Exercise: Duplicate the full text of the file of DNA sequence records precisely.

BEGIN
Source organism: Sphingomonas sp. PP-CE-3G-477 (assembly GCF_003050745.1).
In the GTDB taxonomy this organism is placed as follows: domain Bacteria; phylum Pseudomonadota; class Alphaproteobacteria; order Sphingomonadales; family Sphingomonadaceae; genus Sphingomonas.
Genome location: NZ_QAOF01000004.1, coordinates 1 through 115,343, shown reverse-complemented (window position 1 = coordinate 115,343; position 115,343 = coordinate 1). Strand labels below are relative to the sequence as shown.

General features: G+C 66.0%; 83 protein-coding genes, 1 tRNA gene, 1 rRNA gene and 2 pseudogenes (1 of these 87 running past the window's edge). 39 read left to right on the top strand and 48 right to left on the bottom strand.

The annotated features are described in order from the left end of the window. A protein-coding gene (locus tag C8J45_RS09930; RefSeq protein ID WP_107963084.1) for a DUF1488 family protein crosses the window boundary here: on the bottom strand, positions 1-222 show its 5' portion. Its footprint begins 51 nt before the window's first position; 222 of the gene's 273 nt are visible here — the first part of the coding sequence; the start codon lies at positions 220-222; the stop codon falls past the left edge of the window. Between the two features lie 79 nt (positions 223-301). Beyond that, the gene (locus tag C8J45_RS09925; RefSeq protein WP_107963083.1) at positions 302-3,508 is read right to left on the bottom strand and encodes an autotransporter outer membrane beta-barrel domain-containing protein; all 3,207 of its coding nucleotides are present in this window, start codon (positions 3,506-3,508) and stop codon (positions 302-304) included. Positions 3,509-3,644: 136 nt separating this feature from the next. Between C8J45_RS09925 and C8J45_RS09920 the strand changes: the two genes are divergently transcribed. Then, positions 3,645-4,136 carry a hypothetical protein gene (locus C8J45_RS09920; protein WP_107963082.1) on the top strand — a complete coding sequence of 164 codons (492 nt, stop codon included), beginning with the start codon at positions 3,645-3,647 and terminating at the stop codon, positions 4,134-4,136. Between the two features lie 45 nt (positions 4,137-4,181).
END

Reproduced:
Source organism: Sphingomonas sp. PP-CE-3G-477 (assembly GCF_003050745.1).
In the GTDB taxonomy this organism is placed as follows: domain Bacteria; phylum Pseudomonadota; class Alphaproteobacteria; order Sphingomonadales; family Sphingomonadaceae; genus Sphingomonas.
Genome location: NZ_QAOF01000004.1, coordinates 1 through 115,343, shown reverse-complemented (window position 1 = coordinate 115,343; position 115,343 = coordinate 1). Strand labels below are relative to the sequence as shown.

General features: G+C 66.0%; 83 protein-coding genes, 1 tRNA gene, 1 rRNA gene and 2 pseudogenes (1 of these 87 running past the window's edge). 39 read left to right on the top strand and 48 right to left on the bottom strand.

The annotated features are described in order from the left end of the window. A protein-coding gene (locus tag C8J45_RS09930; RefSeq protein ID WP_107963084.1) for a DUF1488 family protein crosses the window boundary here: on the bottom strand, positions 1-222 show its 5' portion. Its footprint begins 51 nt before the window's first position; 222 of the gene's 273 nt are visible here — the first part of the coding sequence; the start codon lies at positions 220-222; the stop codon falls past the left edge of the window. Between the two features lie 79 nt (positions 223-301). Beyond that, the gene (locus tag C8J45_RS09925; RefSeq protein WP_107963083.1) at positions 302-3,508 is read right to left on the bottom strand and encodes an autotransporter outer membrane beta-barrel domain-containing protein; all 3,207 of its coding nucleotides are present in this window, start codon (positions 3,506-3,508) and stop codon (positions 302-304) included. Positions 3,509-3,644: 136 nt separating this feature from the next. Between C8J45_RS09925 and C8J45_RS09920 the strand changes: the two genes are divergently transcribed. Then, positions 3,645-4,136 carry a hypothetical protein gene (locus C8J45_RS09920; protein WP_107963082.1) on the top strand — a complete coding sequence of 164 codons (492 nt, stop codon included), beginning with the start codon at positions 3,645-3,647 and terminating at the stop codon, positions 4,134-4,136. Between the two features lie 45 nt (positions 4,137-4,181).